Ryan ten Doeschate's hundred for Netherlands against England last month was actually the fifth time someone from an Associate-member nation had reached three figures against a Test-playing country in the World Cup. The first two were both for Zimbabwe, who did not play their first Test match until late in 1992: Dave Houghton made 142 against New Zealand in Hyderabad in 1987, and Andy Flower hit 115 not out against Sri Lanka in New Plymouth in February 1992. John Davison hit 111 for Canada against West Indies in Centurion in 2003, and Jeremy Bray made 115 not out for Ireland against Zimbabwe in Kingston in 2007. Shortly after ten Doeschate's 119 in Nagpur, Ireland's Kevin O'Brien joined this select list - also against England, this time in Bangalore.
As of today Imran Tahir has a bowling average of 8.90 - 11 wickets for 98 - in one-day internationals, all of which have been in this World Cup. Actually his World Cup average has been bettered: Gary Gilmour's two matches (both in 1975) brought him 11 wickets for 62, at an average of 5.63. Taking all one-day internationals into account, at the moment Tahir's average of 8.90 does top the list for those taking more than 10 wickets. A more realistic qualification might be 25 wickets in ODIs, which leaves Australia's Ryan Harris on top (41 wickets at 16.12), ahead of Ottis Gibson (34 at 18.26) and Joel Garner (146 at 18.84).
Rather surprisingly perhaps, there have been three statistically better performances by the fourth-change bowler in one-day internationals than Paul Collingwood's. In the Hero Cup final in Calcutta (now Kolkata) in 1993-94 Anil Kumble took 6 for 12 after being the sixth bowler tried. Another Indian spinner, Murali Kartik, took 6 for 27 against Australia in Mumbai in 2007-08. And Sanath Jayasuriya took 6 for 29 for Sri Lanka against England in Moratuwa in 1992-93. Collingwood also scored a century (112 not out) in that match against Bangladesh at Trent Bridge in 2005, a unique double in ODIs.
What you're describing is actually called a tie, and there have been two of those in Test history. The first one was the first Test of the memorable 1960-61 series between Australia and West Indies in Brisbane, when Ian Meckiff was run out in the last possible over of the match with the scores level. The second tied Test came in Chennai in 1986-87, when the Australian offspinner Greg Matthews trapped India's last man Maninder Singh leg-before when the scores were level. Australia's coach that day was Bob Simpson, who had played in the first tied Test 26 years previously.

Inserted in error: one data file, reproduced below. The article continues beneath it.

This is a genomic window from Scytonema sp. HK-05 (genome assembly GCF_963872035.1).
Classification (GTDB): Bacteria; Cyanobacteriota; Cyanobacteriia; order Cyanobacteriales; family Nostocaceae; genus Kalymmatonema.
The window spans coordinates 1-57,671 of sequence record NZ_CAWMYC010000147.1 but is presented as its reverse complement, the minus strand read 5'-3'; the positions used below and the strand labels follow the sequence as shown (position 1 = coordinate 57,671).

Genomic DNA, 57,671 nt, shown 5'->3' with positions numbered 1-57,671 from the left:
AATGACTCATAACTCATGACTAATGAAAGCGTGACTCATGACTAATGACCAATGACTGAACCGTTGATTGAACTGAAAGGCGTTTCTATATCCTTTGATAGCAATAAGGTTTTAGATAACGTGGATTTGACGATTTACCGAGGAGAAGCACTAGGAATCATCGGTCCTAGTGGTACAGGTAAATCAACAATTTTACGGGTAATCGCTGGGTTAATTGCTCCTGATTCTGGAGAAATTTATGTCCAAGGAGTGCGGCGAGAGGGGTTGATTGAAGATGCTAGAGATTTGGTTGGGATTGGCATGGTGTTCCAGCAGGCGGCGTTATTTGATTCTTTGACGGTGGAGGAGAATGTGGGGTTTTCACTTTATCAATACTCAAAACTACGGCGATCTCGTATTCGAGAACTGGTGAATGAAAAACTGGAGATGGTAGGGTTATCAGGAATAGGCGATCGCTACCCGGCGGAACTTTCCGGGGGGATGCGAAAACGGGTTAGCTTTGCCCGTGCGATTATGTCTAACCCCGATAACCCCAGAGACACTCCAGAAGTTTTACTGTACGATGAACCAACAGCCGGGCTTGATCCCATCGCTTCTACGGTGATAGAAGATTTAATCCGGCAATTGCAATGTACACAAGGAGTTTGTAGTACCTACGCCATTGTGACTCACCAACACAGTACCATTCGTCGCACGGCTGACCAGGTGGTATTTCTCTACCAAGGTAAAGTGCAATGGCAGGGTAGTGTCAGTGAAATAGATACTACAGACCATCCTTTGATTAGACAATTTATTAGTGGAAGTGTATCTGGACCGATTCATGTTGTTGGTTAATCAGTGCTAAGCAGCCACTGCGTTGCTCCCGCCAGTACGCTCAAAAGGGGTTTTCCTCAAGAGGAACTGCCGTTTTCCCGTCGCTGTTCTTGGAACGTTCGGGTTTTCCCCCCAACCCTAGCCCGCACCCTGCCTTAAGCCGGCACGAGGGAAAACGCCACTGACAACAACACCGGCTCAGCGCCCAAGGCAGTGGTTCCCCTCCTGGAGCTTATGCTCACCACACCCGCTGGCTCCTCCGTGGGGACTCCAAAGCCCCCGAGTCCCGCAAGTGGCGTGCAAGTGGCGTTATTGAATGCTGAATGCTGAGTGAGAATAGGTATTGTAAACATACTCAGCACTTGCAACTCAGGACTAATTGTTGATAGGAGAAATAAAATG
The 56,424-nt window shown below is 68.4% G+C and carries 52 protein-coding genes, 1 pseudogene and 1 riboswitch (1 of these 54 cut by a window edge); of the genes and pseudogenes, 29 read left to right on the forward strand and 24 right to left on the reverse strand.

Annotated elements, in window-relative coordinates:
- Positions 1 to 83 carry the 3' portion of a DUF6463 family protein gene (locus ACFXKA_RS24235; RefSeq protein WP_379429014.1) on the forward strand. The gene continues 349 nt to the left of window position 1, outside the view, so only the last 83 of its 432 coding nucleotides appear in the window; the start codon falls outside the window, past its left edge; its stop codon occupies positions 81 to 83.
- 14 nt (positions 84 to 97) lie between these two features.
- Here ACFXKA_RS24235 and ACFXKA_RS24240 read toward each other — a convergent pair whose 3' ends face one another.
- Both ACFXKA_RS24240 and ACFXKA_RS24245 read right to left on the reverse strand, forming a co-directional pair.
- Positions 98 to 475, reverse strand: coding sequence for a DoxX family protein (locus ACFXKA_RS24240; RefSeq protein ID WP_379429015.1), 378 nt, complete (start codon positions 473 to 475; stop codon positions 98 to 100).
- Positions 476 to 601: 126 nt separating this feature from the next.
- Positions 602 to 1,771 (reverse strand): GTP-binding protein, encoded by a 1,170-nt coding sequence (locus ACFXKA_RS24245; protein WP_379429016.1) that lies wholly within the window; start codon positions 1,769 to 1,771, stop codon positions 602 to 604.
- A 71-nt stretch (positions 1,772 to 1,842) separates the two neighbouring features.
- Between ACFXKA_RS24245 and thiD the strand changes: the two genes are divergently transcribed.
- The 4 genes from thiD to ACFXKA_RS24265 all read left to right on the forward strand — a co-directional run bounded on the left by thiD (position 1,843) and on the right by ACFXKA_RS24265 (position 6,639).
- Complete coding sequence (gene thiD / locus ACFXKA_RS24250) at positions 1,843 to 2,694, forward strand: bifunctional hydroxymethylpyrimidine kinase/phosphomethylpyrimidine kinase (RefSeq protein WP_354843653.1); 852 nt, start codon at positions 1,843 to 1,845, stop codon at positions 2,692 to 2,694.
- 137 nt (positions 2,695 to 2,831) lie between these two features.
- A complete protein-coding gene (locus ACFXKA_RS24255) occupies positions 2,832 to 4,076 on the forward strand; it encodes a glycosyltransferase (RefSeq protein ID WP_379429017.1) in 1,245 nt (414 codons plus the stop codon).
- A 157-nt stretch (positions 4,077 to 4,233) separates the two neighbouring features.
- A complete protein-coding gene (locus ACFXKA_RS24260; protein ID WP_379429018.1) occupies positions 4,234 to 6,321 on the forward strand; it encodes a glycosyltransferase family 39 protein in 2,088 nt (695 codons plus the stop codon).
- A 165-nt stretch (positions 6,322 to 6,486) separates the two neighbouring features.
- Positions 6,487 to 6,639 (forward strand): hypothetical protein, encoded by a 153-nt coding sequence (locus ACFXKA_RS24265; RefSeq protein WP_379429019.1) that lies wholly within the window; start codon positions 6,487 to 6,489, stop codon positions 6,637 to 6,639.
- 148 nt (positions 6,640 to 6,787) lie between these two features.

The most runs in Tests without ever hitting a six is 3208, by the Indian Vijay Manjrekar, who played 55 Tests between 1951-52 and 1964-65. Second, with 2991 runs without ever clearing the ropes, is Glenn Turner of New Zealand - quite a surprise really, as he was not averse to six-hitting in one-day cricket. Sadiq Mohammad (2579), Bill Woodfull (2300), Syd Gregory (2282), Dave Nourse (2234), Bill Ponsford (2122), and Bob Cowper and Peter Richardson (both 2061) all made more than 2000 runs in Tests without hitting a six: Tom Hayward, the old Surrey and England opener, made 1999. The record in one-day internationals is 1858 runs without ever clearing the ropes, by another Indian player in Manoj Prabhakar. The Zimbabwean Dion Ebrahim (1443) and the England pair of Jonathan Trott (1147 as I write) and Geoff Boycott (1082) are the only others to score more than 1000 runs in ODIs without ever managing a six.
Sidath Wettimuny's epic 190 in that 1984 Test against England at Lord's lasted 642 minutes, and was indeed the longest innings ever played at Lord's at the time, whether in Test or first-class cricket. It has been beaten since, although not by Graham Gooch, whose 333 against India in 1990 fell just short at 628 minutes. But in 2004 the England opener Nick Knight, playing for Warwickshire against Middlesex at Lord's, made 303 not out in 644 minutes, outlasting the previous record by two minutes (although Wettimuny still holds the Test record there).
On the day last week's column was published, New Zealand's Ross Taylor joined the ranks of those who had scored a one-day international century on their birthday, with his power-packed 131 not out against Pakistan in Pallekele. And Waqar Younis took 15 wickets in three successive one-day internationals on three occasions, not two: he also did it in June 2001, with 2 for 20 and 7 for 36 against England at Lord's and Headingley, then 6 for 59 against Australia at Trent Bridge.